You’ve finished your work, the client is happy, and you’ve just sent off the invoice – now you can relax, right? Not quite yet!
Just sending out your invoices isn’t enough – you need to remember that a sale isn’t a sale until the money’s in your bank account!
Emily Coltman ACA, Chief Accountant to online accounting service provider FreeAgent, gives her five top tips on how to collect payment from your customers and ensure that you stay in the black – not the red.
Don’t make your customers think – make payment simple!
When it comes to invoicing, it pays to put yourself in your customer’s shoes. Think about all of the different ways your customers could pay you, and which would be the most straightforward for them.
Also think about the risk involved with each payment method – for example, a direct debit might be convenient, but if the customer’s balance is too low, it could be returned.
One of the easiest ways to pay online is PayPal or Google Checkout – both will let you take card payments without a merchant bank account.
Using these services means that your customers don’t have to give their credit card details to you directly, and you won’t incur the fees and additional admin of a merchant bank account.
Finally, make sure that your customers never have to dig around to find your payment details – the easiest way is to include payment details, including your bank account number and sort code, on every invoice that you send.
When to ask for payment
You need to make sure you achieve an acceptable balance of risk between yourself and your customer in this area.
Asking for full payment upfront is a fantastic low-risk option for you, but it could put prospects off, especially if they haven’t tried your product or service and don’t know if they’ll be happy with it.
You should consider offering a money back guarantee to make them feel more comfortable. Alternatively, you could spread the risk by asking for part payment upfront and part on completion of the work, or delivery of the product.
Asking for payment in full once a project is finished or the product is delivered puts a lot of the risk on to you.
You could end up out of pocket if your customer delays payment, or even refuses to pay altogether, but you’ve already delivered the service or the product.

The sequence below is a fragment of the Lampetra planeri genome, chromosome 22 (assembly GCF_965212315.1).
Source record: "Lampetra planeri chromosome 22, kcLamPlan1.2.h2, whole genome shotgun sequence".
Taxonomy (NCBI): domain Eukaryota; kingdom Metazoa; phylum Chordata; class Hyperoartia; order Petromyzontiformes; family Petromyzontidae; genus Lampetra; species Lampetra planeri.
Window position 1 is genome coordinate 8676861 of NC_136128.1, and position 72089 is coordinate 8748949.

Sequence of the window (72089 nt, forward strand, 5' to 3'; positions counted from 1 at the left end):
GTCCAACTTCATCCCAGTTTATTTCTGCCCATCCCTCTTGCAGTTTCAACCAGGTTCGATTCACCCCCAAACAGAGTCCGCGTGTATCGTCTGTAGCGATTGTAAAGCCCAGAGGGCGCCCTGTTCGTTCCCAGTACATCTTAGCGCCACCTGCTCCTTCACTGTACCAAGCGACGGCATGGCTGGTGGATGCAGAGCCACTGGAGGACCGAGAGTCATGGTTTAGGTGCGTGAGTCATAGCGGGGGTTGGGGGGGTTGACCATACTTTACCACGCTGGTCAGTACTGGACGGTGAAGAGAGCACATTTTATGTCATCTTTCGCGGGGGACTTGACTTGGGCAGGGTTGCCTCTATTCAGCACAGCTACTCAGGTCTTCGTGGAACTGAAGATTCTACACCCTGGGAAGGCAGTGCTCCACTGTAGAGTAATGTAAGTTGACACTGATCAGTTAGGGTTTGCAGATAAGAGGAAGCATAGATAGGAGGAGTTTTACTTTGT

Communicate your payment terms clearly
Make sure your customers and prospects know when they should pay.
Set your payment terms (i.e. 10 days, 30 days, etc.) and make sure they’re clearly visible on your website, and reinforce the message by including payment terms on your invoices, too.
You may also want to consider adding a more personal approach onto your invoices to better communicate them to your customers. For example, we had one FreeAgent user who customised his invoices with a picture of his children and a note saying that they wouldn’t get fed until the payment was received!
While you might not want to go as far as this example, a personal touch can remind your customers that there’s a real person behind your invoice, and that they should deal with that payment now instead of putting it off for another week.
Don’t be shy – chase late payers
A lot of small business owners make the mistake of not chasing money that they’re owed, because they’re worried about losing customers, or don’t know how to remind customers without risk of offending them.
Remember, you’re providing a product or service that your customer wants and needs. Don’t be embarrassed to chase them for the money.
If you’re worried that doing this yourself could damage your customer relationships, consider using a virtual PA service, or use online accounting software that will keep track of outstanding payments so you’ll never forget to send reminders to your customers.
Emily Coltman ACA is Chief Accountant to FreeAgent, who provide an award-winning online accounting system designed to meet the needs of small businesses and freelancers. Try it for free at www.freeagent.com.
The content contained in this article is for information purposes only and should not be used to make any financial decisions.This article links back to http://www.freeagent.com